Monthly Archives: June 2011

Workout 2

Workout developed by UW-Green Bay Kress Events Center personal trainer, Alexandra ‘Lexie’ Rae Weber.

Warm Up Exercises (45 sec. each)

  • Jumping Jacks
  • Walking lunges
  • Side to side squats
  • Plank walks (plank position, walking 4 steps to each side; keep your butt down, core tight)
  • Mountain climbers (plank position and run; keep your butt down)

Circuit 1 – Strength

  • Lat pull down
  • Chest press
  • Seated row
  • Shoulder press
  • Hamstring curl, glute blaster, abductor, adductor (do all exercises 10x on each leg)
  • Knee up leg extension
  • Squats
  • Wall squat with ball, bicep curl (squat with hands by sides, curl weight as you stand up out of squat)

Circuit 2 (one minute each)

  • Single arm lat pull down with twist (sit on seat, pull weight down and twist; 30 sec each side)
  • Standing chest press (one leg on floor; 30 sec each side)
  • Standing single arm, single leg row with twist (right foot up when rowing with right arm, twist as you pull weight to your side)
  • Standing shoulder press (come down in squatting position and press weight straight up)
  • Hamstring curl, glute blaster, abductor, adductor (do all exercises 10x on each leg)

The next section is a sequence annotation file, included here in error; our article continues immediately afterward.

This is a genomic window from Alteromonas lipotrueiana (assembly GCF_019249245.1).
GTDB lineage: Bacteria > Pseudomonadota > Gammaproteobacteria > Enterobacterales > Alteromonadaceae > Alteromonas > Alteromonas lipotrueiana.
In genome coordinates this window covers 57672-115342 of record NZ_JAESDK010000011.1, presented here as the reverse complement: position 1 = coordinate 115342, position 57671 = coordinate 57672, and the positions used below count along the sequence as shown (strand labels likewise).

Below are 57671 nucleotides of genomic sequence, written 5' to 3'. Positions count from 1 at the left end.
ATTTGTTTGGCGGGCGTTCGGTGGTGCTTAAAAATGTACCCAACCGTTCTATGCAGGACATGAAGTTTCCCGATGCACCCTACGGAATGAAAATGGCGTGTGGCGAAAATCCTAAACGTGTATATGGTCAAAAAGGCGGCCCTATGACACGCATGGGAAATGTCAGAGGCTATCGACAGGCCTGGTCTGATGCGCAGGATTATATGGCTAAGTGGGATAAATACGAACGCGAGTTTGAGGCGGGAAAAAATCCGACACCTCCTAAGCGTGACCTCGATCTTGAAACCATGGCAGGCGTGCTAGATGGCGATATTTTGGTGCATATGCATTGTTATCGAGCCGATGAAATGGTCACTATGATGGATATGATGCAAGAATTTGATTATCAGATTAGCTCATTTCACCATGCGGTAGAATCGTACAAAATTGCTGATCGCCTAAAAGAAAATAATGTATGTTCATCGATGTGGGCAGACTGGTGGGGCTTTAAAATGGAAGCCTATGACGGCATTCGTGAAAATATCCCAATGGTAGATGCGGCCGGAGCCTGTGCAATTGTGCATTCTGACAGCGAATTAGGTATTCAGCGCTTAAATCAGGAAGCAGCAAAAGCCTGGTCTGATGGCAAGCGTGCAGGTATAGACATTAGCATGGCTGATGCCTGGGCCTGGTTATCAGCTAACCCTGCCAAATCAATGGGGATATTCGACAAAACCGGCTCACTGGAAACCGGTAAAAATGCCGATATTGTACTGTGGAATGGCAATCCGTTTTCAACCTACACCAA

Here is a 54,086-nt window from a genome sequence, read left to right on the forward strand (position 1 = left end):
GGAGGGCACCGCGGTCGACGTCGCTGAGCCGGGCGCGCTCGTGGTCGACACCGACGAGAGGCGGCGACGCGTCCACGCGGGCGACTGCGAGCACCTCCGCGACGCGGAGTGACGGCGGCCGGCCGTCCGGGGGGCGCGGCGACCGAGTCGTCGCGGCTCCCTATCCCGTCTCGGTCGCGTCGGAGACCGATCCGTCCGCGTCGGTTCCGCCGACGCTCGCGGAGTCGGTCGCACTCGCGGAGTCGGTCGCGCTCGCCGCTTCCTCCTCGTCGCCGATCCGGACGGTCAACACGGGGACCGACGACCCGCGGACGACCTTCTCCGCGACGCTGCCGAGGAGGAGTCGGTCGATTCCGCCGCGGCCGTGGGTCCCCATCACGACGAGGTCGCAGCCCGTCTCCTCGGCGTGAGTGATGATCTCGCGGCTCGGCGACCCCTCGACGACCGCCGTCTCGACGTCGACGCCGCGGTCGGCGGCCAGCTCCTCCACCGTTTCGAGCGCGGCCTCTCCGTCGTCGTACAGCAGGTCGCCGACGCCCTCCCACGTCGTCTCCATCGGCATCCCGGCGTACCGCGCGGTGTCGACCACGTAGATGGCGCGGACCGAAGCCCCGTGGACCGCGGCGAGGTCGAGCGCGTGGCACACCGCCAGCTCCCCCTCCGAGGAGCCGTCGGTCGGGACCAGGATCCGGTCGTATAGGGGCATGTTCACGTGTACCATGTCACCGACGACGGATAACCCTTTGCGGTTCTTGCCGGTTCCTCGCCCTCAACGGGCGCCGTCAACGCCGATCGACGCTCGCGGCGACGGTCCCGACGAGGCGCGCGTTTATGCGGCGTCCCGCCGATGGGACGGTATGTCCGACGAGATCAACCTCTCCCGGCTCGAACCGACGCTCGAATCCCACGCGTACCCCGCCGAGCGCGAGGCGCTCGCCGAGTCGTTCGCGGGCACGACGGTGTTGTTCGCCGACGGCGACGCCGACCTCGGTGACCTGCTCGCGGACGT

• Bicycle backwards
  • Jumping squats (do as many as you can; if you need to take a break, do regular squats)
  • Wall squat with ball, bicep curl

Timed Exercises (1 minute each)

  • Step ups (tall bench- reach up with opposite arm and bring knee as high up as you can, really feel it in your core)
  • Jump rope
  • Lunge with twist (using medicine ball- ball at shoulder height, arms straight; twist in direction your lunging i.e. right leg forward= twist to right side)
  • Bridge
  • Up and downs
  • Push ups

Abs (30 seconds each)

  • Crunches on ball
  • Jack knife (plank position with legs on ball, pull knees to chest)
  • Ball hand offs (lie on back and hand the ball off from your hands to your feet)
  • Russian twist (sit on floor and hold medicine ball; feet on the floor makes it easier, lifted off the floor is more difficult; touch ball side to side)

ID-ing Inhibiting Beliefs